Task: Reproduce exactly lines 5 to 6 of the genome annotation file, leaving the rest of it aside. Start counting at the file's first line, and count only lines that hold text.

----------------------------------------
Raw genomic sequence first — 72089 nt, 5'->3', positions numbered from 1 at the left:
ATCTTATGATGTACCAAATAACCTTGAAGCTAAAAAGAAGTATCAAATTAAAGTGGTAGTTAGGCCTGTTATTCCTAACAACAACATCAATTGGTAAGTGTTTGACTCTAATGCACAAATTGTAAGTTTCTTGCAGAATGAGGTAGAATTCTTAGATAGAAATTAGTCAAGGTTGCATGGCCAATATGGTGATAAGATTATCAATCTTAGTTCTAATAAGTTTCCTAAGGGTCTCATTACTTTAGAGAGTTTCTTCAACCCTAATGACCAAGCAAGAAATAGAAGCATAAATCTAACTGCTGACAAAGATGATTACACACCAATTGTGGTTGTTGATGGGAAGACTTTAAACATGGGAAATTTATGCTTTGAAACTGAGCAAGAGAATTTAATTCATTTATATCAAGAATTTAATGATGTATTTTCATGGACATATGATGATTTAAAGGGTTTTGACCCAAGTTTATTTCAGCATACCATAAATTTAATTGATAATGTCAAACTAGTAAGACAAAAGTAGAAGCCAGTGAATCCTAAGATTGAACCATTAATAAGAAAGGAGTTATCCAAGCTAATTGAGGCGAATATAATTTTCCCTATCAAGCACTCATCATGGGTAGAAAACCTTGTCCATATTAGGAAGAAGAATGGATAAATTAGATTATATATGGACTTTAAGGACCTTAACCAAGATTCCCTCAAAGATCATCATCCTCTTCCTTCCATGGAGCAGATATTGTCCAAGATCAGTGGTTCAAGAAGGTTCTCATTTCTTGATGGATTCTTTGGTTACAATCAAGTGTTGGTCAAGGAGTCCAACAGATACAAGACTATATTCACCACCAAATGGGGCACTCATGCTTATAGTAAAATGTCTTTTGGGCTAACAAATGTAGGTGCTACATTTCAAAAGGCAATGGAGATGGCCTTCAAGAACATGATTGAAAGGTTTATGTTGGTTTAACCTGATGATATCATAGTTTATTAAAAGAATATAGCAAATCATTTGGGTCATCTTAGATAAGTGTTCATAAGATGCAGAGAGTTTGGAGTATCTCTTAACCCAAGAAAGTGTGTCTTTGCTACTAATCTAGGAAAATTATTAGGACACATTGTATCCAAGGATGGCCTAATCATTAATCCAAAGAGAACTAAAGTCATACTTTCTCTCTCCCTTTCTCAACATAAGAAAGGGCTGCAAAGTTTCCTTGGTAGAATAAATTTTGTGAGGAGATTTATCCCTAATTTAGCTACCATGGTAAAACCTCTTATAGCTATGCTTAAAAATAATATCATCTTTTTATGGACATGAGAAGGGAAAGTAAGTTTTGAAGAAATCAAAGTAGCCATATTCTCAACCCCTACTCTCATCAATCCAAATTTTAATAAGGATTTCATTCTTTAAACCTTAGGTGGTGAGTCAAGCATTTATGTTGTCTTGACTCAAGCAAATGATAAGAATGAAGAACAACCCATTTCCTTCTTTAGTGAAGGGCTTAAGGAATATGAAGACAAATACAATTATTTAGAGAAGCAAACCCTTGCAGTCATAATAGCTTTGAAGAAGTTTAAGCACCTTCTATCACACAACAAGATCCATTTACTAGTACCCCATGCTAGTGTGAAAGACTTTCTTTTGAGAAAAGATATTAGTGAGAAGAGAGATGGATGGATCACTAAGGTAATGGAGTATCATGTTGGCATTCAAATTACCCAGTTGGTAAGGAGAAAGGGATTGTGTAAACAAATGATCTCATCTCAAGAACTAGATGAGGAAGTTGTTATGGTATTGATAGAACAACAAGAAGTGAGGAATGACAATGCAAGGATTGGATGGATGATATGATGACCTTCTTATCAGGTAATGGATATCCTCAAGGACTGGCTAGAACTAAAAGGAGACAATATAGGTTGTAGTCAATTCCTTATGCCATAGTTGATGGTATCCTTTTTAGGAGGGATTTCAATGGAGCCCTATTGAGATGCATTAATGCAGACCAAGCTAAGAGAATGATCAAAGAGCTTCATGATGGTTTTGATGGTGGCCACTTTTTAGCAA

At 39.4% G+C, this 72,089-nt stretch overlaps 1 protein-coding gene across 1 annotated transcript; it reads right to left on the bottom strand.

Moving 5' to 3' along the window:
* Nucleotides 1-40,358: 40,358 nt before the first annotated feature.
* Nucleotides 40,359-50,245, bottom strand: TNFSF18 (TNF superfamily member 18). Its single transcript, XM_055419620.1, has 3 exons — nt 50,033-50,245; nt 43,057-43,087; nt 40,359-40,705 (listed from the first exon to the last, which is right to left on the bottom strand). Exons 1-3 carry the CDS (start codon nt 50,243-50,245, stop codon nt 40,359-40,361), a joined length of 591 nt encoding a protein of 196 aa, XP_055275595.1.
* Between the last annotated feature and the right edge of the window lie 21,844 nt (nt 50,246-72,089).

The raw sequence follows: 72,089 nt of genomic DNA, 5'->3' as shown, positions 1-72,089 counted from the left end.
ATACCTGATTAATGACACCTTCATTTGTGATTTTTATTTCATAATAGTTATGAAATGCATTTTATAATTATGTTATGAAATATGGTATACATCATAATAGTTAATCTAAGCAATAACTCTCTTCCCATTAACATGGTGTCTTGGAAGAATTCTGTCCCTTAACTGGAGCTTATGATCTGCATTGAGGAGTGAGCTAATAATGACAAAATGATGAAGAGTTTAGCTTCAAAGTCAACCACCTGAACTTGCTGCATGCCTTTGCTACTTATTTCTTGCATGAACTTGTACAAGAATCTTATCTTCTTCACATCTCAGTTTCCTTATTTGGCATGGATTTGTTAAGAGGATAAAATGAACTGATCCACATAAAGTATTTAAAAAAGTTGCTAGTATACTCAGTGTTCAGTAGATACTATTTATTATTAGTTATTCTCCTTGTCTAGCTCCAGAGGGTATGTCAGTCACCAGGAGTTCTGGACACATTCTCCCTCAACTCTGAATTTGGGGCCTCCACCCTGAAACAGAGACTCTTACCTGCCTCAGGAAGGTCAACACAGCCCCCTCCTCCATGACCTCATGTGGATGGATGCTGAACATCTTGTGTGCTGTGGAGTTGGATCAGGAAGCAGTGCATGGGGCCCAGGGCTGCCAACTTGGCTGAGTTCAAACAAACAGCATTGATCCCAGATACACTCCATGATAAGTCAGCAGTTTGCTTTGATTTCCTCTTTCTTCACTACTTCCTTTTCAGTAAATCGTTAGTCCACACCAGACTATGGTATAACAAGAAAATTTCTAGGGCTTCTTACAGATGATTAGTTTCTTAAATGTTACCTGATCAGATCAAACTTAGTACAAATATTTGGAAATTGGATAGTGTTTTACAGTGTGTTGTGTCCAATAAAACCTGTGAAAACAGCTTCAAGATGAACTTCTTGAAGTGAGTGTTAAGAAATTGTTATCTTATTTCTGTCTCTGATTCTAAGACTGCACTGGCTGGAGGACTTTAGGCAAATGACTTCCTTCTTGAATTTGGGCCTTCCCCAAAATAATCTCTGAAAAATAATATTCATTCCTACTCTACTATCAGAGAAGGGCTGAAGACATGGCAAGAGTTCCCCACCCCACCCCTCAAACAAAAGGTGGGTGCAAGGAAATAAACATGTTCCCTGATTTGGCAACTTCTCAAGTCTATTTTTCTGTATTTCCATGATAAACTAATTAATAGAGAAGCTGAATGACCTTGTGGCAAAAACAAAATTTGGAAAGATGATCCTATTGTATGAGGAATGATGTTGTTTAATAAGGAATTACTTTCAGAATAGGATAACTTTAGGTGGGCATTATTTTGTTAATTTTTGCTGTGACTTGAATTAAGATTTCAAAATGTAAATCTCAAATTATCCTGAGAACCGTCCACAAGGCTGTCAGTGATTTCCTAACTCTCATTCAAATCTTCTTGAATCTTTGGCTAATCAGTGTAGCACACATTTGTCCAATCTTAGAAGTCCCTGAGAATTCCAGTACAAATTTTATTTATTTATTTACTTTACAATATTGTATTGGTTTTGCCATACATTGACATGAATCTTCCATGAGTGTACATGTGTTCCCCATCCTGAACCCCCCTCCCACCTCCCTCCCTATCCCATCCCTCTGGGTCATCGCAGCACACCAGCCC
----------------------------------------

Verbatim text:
* Nucleotides 1-40,358: 40,358 nt before the first annotated feature.
* Nucleotides 40,359-50,245, bottom strand: TNFSF18 (TNF superfamily member 18). Its single transcript, XM_055419620.1, has 3 exons — nt 50,033-50,245; nt 43,057-43,087; nt 40,359-40,705 (listed from the first exon to the last, which is right to left on the bottom strand). Exons 1-3 carry the CDS (start codon nt 50,243-50,245, stop codon nt 40,359-40,361), a joined length of 591 nt encoding a protein of 196 aa, XP_055275595.1.